Net zero carbon plans back renewables over fabric
This article was originally published in issue 36 of Passive House Plus magazine. Want immediate access to all back issues and exclusive extra content? Click here to subscribe for as little as €10, or click here to receive the next issue free of charge
In the CCCs sixth carbon budget, the group recommends the government deliver on its promise to upgrade all buildings to an EPC of C over the next ten to 15 years.
It also recommends scaling up the market for heat pumps as a “critical technology for decarbonising space heating” and scaling up the move towards low carbon district heating in urban areas. It also calls for a set of trials on the use of hydrogen as a heating technology.
For domestic properties, it calls for phasing out the installation of high carbon fossil fuel boilers not connected to the gas grid by 2028, and of gas boilers by 2033. There are tighter targets too for public and commercial buildings.
The recommendations envisage all rented and social homes achieving an EPC of C by 2028, while all homes for sale should achieve a C rating by the same date too. All new gas boilers should be “hydrogen-ready” from 2025. The report envisages the insulation of 700,00 lofts a year by 2025, as well as over 200,000 cavity wall and solid wall installations a year from the same date. It calls for a major increase in the uptake of heat pumps, including hybrid hydrogen-fuel heat pumps.
The report was broadly welcomed by groups including RIBA and the UK Green Building Council.
“We welcome the reiteration from the CCC that the government must urgently bring forward a clear and robust definition of the Future Homes Standard. To ensure our new homes do not negatively impact the environment this must include operational energy and embodied carbon targets,” said RIBA president Alan Jones.
The Future Homes Standard is the government’s proposed new build standard, set to come into force in 2023 but as yet undefined. However, the recommendations may disappoint those advocating for retrofit measures that are more likely to close the performance gap deliver in reality, such as to the Enerphit or imminent AECB Retrofit standards, and for an effective and economic balance of fabric-first and low carbon energy sources.
Leading retrofit expert and Passive House Plus columnist Peter Rickaby welcomed the CCC’s overall ambition but said that the bottom of EPC band C was an unambitious target for retrofit, and would “not deliver affordable warmth now, let alone in 2028/2030 when fuel costs will reflect the huge increase in electricity demand arising from the electrification of heat and vehicles. The top of band C (SAP 80) would be a more appropriate target, and would significantly reduce fuel poverty.”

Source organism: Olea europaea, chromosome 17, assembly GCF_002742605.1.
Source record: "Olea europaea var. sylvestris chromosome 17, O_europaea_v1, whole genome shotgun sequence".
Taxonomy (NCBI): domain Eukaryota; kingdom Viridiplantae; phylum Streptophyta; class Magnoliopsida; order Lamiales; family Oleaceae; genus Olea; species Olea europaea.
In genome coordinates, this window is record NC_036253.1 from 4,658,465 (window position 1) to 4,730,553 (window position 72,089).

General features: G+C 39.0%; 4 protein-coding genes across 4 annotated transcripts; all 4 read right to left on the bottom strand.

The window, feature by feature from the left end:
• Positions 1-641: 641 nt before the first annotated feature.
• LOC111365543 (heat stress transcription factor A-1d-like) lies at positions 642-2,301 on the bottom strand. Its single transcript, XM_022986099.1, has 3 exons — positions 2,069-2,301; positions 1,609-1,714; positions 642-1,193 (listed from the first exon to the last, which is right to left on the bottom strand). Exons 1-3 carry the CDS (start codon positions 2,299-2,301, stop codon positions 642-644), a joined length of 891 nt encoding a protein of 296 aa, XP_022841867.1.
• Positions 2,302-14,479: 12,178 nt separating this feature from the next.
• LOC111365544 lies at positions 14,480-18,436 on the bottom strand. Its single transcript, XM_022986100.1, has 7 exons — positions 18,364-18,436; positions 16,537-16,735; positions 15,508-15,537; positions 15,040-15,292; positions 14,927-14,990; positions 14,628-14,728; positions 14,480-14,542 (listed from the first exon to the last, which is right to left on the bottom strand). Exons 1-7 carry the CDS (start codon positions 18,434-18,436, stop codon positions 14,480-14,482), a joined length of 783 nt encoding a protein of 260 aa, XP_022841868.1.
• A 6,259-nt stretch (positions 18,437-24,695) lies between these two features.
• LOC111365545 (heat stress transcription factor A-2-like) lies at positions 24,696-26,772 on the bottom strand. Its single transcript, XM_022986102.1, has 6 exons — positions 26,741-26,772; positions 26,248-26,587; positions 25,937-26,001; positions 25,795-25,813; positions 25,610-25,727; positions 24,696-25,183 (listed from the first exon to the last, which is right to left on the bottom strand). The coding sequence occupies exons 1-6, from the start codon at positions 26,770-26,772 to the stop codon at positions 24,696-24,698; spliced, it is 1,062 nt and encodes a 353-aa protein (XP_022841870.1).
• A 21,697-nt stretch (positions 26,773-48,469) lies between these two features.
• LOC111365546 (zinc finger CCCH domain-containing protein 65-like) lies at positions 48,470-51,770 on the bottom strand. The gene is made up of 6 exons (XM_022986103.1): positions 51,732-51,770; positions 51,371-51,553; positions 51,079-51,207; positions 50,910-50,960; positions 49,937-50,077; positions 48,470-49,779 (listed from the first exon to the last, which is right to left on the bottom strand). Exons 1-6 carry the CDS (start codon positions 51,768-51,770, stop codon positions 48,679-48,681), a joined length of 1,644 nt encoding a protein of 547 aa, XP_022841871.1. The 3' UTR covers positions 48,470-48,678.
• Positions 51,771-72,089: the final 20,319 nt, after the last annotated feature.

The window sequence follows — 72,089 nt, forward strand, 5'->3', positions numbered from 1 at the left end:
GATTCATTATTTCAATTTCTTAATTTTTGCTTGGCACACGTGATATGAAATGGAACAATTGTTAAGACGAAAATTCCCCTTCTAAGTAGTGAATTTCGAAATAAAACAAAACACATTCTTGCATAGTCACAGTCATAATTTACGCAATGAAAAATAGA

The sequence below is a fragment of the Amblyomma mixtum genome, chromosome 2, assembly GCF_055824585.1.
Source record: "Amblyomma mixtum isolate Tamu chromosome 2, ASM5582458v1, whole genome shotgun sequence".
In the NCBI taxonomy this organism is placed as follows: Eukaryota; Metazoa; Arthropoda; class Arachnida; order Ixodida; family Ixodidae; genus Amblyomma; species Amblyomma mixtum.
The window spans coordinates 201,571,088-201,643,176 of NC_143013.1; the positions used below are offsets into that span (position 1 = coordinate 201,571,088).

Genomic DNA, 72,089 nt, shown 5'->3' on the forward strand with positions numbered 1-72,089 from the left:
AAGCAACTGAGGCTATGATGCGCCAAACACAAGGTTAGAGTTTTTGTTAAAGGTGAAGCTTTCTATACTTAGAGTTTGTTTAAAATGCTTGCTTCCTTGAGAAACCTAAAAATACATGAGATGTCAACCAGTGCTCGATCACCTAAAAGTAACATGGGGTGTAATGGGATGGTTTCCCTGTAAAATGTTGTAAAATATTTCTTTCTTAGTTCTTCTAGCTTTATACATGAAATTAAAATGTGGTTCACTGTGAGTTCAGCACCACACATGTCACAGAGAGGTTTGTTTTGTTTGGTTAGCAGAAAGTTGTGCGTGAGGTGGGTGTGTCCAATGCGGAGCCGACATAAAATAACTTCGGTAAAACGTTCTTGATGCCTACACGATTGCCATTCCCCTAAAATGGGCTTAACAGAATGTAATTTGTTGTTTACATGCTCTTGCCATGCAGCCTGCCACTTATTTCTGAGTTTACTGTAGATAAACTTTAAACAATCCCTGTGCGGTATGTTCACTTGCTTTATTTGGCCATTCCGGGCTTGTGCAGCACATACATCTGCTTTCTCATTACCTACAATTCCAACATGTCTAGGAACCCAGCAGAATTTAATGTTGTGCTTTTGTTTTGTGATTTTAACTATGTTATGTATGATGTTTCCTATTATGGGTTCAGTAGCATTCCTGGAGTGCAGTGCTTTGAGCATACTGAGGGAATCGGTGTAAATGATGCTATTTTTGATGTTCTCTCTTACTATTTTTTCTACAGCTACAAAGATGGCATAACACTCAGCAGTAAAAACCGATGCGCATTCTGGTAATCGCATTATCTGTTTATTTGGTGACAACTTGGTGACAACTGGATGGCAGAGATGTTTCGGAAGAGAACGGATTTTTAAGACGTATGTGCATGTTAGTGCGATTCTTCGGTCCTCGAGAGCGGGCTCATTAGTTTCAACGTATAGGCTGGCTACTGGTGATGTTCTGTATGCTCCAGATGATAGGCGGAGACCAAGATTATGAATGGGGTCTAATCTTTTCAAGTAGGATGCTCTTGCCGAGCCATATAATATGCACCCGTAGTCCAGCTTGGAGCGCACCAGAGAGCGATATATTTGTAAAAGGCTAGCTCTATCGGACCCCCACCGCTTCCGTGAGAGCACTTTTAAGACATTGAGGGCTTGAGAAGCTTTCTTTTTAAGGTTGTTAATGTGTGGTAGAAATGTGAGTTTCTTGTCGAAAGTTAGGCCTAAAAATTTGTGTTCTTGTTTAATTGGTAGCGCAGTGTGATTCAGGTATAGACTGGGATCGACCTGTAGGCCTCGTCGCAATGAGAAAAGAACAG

He added: “The intention only to insulate about half of solid walls in dwellings also seems unambitious, but may reflect the realities of insulating safely."
Rickaby said the Department of Business, Energy & Industrial Strategy had been examining whether it is cheaper to invest in offshore wind or energy demand reduction. "The high cost of retrofit compared with the low cost of offshore wind-power seems to have moved their perception of the balance point away from deep retrofit. On the face of it, this may look like a death knell for deep retrofit standards such as passive house Enerphit, but I suspect that there will still be a need for deep retrofit to offset the lower standards of insulation achievable in many older, traditionally constructed and protected buildings."
The CCC report does, however, advocate for a holistic approach to retrofit. It says: “Measures to address thermal efficiency, overheating, indoor air quality and moisture must be considered together when retrofitting or building new homes.”
At an event on 14 December on buildingspecific targets, Jenny Hill of the CCC also said the group supports a whole-house PAS 2035 approach to retrofit.
Away from buildings the report recommends a major transition to renewable and low carbon technologies to deliver the goal of net zero. “By the early 2030s all new cars and vans and all boiler replacements in homes and other buildings are low-carbon – largely electric,” it reads.
“UK industry shifts to using renewable electricity or hydrogen instead of fossil fuels, or captures its carbon
emissions, storing them safely under the sea.” The CCC places the emphasis on meeting energy demand through a massive increase in renewables. “Offshore wind becomes the backbone of the whole UK energy system, growing from the Prime Minister’s promised 40GW in 2030 to 100GW or more by 2050,” it reads. “New uses for this clean electricity are found in transport, heating and industry, pushing up electricity demand by a half over the next 15 years, and doubling or even trebling demand by 2050.”
The report follows on the heels of the prime minister’s ten-point plan for a green industrial revolution, published on 18 November. That also placed a major emphasis on clean energy generation and carbon capture rather than on reducing energy consumption.
The first four steps in the plan called for the advancement of offshore wind, hydrogen technology, nuclear power and electric vehicles. This issue of Passive House Plus features a case study of Lark Rise, an all-electric passive house ‘plus’ in Buckinghamshire, that includes an analysis by its architect Justin Bere that challenges reliance on massive offshore wind infrastructure to decarbonise the UK, and instead calls for the deployment of passive houses largely powered by on site renewable energy generation